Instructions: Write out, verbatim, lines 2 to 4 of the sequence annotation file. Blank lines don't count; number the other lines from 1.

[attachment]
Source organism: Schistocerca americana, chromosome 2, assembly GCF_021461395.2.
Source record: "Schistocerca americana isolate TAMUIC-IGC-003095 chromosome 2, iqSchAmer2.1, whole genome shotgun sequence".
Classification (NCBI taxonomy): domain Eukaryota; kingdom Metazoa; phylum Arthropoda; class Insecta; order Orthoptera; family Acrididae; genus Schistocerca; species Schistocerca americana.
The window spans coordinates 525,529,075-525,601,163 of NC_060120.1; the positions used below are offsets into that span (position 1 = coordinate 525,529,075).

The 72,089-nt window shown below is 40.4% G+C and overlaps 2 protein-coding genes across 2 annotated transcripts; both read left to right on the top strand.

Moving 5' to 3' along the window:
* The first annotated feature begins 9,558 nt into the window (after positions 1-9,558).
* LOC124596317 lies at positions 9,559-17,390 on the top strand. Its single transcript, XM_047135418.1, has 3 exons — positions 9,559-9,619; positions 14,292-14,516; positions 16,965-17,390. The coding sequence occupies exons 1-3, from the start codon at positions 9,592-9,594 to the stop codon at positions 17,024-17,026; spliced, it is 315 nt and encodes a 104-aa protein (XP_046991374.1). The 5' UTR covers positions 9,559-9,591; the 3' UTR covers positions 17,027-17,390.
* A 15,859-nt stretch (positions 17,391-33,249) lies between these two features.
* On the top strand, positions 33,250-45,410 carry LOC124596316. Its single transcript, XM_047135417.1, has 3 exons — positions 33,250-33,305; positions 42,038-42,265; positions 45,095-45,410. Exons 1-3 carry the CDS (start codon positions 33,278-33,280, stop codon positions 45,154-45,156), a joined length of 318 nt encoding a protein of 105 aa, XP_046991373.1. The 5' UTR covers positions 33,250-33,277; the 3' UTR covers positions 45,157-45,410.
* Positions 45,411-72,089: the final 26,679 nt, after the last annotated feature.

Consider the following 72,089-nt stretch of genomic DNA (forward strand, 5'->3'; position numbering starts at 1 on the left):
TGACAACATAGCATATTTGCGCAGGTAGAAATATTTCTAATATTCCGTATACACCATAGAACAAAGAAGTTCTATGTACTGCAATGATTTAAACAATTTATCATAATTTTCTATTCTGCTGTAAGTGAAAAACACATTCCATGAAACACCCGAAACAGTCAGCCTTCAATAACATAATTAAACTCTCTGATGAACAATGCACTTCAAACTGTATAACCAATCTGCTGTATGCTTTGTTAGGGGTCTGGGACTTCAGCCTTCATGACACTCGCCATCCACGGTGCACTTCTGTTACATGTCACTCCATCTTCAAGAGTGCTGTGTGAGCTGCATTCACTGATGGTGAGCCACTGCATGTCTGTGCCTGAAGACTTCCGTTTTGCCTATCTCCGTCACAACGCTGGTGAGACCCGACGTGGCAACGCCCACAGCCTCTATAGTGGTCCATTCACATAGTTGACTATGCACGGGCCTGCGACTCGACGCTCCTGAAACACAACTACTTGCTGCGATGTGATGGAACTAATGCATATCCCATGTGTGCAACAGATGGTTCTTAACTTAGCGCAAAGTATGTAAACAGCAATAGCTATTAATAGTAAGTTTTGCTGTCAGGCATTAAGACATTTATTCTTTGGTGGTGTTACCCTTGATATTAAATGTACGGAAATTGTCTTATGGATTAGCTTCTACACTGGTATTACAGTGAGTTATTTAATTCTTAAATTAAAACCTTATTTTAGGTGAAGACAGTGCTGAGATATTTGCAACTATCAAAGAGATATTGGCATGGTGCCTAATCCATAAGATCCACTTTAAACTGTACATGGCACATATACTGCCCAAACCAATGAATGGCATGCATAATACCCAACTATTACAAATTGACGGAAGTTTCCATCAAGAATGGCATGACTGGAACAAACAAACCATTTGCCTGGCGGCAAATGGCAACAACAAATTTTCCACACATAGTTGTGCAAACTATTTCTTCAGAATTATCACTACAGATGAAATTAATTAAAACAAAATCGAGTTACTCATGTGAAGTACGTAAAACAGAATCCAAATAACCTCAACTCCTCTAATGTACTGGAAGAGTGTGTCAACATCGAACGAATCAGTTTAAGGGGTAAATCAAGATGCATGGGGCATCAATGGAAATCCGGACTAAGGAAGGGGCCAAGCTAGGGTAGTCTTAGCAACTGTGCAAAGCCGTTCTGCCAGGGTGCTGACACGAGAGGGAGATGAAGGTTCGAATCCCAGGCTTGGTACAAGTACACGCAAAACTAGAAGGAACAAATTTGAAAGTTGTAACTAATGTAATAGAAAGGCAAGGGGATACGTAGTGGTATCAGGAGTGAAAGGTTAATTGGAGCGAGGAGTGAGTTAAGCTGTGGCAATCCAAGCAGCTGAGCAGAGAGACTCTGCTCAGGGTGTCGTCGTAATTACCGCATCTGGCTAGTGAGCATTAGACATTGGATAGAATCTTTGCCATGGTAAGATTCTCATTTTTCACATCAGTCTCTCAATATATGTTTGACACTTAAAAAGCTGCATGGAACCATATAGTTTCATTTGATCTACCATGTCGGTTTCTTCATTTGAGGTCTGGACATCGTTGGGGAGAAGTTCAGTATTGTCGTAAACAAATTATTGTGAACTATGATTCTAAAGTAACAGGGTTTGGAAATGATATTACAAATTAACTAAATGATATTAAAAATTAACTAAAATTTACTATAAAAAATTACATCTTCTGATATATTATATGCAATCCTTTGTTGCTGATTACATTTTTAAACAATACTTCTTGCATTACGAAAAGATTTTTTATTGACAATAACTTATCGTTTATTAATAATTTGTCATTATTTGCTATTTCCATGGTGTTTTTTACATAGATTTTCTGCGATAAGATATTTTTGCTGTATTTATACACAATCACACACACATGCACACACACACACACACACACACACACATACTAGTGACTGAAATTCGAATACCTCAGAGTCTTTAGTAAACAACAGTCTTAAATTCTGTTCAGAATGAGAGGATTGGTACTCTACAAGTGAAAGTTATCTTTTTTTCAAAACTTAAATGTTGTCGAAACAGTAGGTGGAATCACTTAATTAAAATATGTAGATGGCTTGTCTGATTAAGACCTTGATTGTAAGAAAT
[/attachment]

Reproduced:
Source record: "Schistocerca americana isolate TAMUIC-IGC-003095 chromosome 2, iqSchAmer2.1, whole genome shotgun sequence".
Classification (NCBI taxonomy): domain Eukaryota; kingdom Metazoa; phylum Arthropoda; class Insecta; order Orthoptera; family Acrididae; genus Schistocerca; species Schistocerca americana.
The window spans coordinates 525,529,075-525,601,163 of NC_060120.1; the positions used below are offsets into that span (position 1 = coordinate 525,529,075).